When is the last time you sat down and did nothing? Nothing, not reading a paper, listening to music, watching TV, scanning through your social media, just nothing. In all probability you can’t think of a time. That is generally the way for all of us.
The world today is interaction to such an extent that our brains haven’t caught up. We all live with a computer that contains anything and everything we need to know attached to us 99% of the time. The only time we are not connected to that computer is when we are sleeping. But how many of us are woken in the night by that ‘ding’ that could represent anything. Catastrophe, a life changing event, a fabulous announcement or an update from Amazon telling you about books for 99p.
The trouble is with all this interaction we literally now have no downtime. We have no time to rest our minds, no time to just be, in the moment. We are constantly striving for the next thing, constantly juggling with what to do next, worrying about what we just did, worrying if that call is going to come, and worrying about how many friends we have on Facebook, Instagram.
Do you have enough hobbies to cope with Pinterest and on and on it goes. More and more people are functioning at work but getting home and plummeting into a difficult and dark place. They start to believe the irrational thoughts in their heads because there is no time to stop, there is no space for rest, for the mind to settle, calm down and just be. Then one day they simply can’t get up and go to work, and so the spiral of sickness due to stress begins.
It may start with I’ve got a migraine, (a day off) then when the pressure gets worse it becomes I’ve got the flu, (a week off). Then they finally go to see the GP and is told they have depression (months off).
It’s a hard and fast world the working world no matter what you do. Whether you are the CEO or the cleaner your role matters and if you are off sick then your responsibilities fall to another person who has their own set of troubles. It’s like a mountain of stress waiting to collapse.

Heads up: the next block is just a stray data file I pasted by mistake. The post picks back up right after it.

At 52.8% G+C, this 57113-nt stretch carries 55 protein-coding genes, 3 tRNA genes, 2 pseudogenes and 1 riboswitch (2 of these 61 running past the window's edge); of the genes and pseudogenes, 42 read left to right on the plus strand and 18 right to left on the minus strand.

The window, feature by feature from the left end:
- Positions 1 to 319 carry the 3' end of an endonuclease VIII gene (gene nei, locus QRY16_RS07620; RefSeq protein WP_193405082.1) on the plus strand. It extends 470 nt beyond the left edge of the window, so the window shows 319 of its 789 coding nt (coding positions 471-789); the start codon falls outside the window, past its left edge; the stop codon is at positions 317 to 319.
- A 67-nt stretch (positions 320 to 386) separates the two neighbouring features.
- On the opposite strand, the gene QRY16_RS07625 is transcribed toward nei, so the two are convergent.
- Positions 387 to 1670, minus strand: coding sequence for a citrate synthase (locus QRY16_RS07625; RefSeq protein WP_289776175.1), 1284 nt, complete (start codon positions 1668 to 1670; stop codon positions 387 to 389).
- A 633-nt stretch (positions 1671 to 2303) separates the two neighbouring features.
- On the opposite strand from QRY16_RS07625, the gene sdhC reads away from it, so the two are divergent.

The world is though an amazing place, because just as we appear to have reached a pinnacle of overload, along comes something that can actually help us calm down and climb down, bit by bit to a safer, quieter existence.
It’s called Mindfulness and Meditation. It’s actually been around for 1000’s of years but was wrapped up in religion and cultures that were not as accessible to the western world. Then one day in the early 80’s John Kabat-Zinn asked a simple question.
“Given that the human mind is independent of denominations do we have to limit the teaching of these powerful and transformative mental practices to Buddhists only?” He was a clinical researcher in Mental Health and he became the pioneer in the translation of Buddhist meditations into a clinical setting for the treatment of mental health and chronic illness.
From those early days when he and few others realised that though meditation and mindfulness we can literally change the way our minds function it has now exploded into the mainstream. The reason for that is the mainstream can no longer cope with the amount of stuff our brains are supposed to be dealing with. Our minds are literally full up and overflowing into illness, depression, anxiety.
Taking the time to learn how to be mindful, how to meditate for 20 minutes a day gives your brain a break . It gives you space, and by not thinking for that short time it actually increases your ability to think clearly.
Doing nothing for 20 minutes a day can save you hours of trying to do everything. Meditate to Silence offers Mindfulness and Meditation courses to any organisation that might just have an inkling that some of their staff may be looking great on the surface but might be struggling on the inside.
Bringing in mindfulness and meditation to the workplace could transform your employees and your business.